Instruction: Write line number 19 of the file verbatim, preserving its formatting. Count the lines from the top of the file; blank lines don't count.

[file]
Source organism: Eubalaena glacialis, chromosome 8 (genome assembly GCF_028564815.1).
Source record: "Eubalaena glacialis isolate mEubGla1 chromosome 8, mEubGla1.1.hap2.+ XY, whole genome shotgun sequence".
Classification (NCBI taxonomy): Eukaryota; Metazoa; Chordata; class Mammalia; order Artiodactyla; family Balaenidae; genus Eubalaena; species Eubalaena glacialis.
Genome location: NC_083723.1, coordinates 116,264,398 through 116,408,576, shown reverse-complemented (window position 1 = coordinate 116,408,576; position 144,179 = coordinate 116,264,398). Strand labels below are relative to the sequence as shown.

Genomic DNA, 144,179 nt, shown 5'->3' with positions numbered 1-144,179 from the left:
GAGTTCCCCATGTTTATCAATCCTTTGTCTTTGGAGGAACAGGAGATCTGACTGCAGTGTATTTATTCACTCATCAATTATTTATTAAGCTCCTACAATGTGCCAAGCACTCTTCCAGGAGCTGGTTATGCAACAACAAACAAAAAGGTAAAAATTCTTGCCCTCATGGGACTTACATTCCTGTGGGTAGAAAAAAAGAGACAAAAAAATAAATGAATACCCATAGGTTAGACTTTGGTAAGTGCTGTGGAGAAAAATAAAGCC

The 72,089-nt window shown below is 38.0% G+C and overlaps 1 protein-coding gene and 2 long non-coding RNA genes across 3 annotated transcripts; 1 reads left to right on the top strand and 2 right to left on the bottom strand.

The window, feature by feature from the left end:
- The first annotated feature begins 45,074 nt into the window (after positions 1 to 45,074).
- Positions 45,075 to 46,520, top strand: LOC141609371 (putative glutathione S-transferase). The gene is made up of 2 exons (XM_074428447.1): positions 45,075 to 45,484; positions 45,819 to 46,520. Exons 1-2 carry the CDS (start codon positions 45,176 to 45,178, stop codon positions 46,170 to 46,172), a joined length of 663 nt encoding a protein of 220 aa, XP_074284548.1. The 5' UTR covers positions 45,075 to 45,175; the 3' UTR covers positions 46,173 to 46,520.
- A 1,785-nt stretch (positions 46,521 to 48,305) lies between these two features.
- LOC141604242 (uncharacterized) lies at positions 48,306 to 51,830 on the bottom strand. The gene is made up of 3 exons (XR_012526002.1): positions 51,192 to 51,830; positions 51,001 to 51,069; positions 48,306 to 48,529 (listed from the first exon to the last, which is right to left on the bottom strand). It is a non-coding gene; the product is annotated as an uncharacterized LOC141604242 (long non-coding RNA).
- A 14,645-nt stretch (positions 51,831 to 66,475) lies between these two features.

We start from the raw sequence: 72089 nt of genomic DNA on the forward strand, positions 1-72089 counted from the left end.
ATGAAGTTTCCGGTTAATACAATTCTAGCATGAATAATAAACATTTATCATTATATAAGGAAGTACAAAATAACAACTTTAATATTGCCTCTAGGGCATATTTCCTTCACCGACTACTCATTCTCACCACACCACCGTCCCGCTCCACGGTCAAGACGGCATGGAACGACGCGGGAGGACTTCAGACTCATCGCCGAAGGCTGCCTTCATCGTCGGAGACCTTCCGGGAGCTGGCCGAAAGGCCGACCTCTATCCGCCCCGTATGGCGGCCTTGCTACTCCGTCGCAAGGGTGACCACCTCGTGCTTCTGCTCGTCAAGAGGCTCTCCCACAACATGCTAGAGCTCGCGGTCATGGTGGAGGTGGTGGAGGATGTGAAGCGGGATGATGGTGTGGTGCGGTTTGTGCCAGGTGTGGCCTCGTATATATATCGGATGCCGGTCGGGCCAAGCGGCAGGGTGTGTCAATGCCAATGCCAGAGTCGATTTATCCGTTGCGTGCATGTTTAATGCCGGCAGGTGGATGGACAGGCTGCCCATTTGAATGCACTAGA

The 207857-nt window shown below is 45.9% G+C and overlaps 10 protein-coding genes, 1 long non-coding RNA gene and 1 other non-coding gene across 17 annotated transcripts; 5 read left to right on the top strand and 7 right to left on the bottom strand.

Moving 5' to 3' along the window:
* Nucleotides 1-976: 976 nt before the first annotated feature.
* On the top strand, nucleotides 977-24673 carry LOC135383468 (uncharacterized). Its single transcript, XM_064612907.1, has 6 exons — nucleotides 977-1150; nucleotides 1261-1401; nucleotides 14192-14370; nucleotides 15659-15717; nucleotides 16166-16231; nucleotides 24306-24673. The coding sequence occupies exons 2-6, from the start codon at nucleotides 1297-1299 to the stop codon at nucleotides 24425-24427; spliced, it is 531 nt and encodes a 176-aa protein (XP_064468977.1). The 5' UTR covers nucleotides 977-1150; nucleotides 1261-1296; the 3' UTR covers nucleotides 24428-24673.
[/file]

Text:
* On the top strand, nucleotides 977-24673 carry LOC135383468 (uncharacterized). Its single transcript, XM_064612907.1, has 6 exons — nucleotides 977-1150; nucleotides 1261-1401; nucleotides 14192-14370; nucleotides 15659-15717; nucleotides 16166-16231; nucleotides 24306-24673. The coding sequence occupies exons 2-6, from the start codon at nucleotides 1297-1299 to the stop codon at nucleotides 24425-24427; spliced, it is 531 nt and encodes a 176-aa protein (XP_064468977.1). The 5' UTR covers nucleotides 977-1150; nucleotides 1261-1296; the 3' UTR covers nucleotides 24428-24673.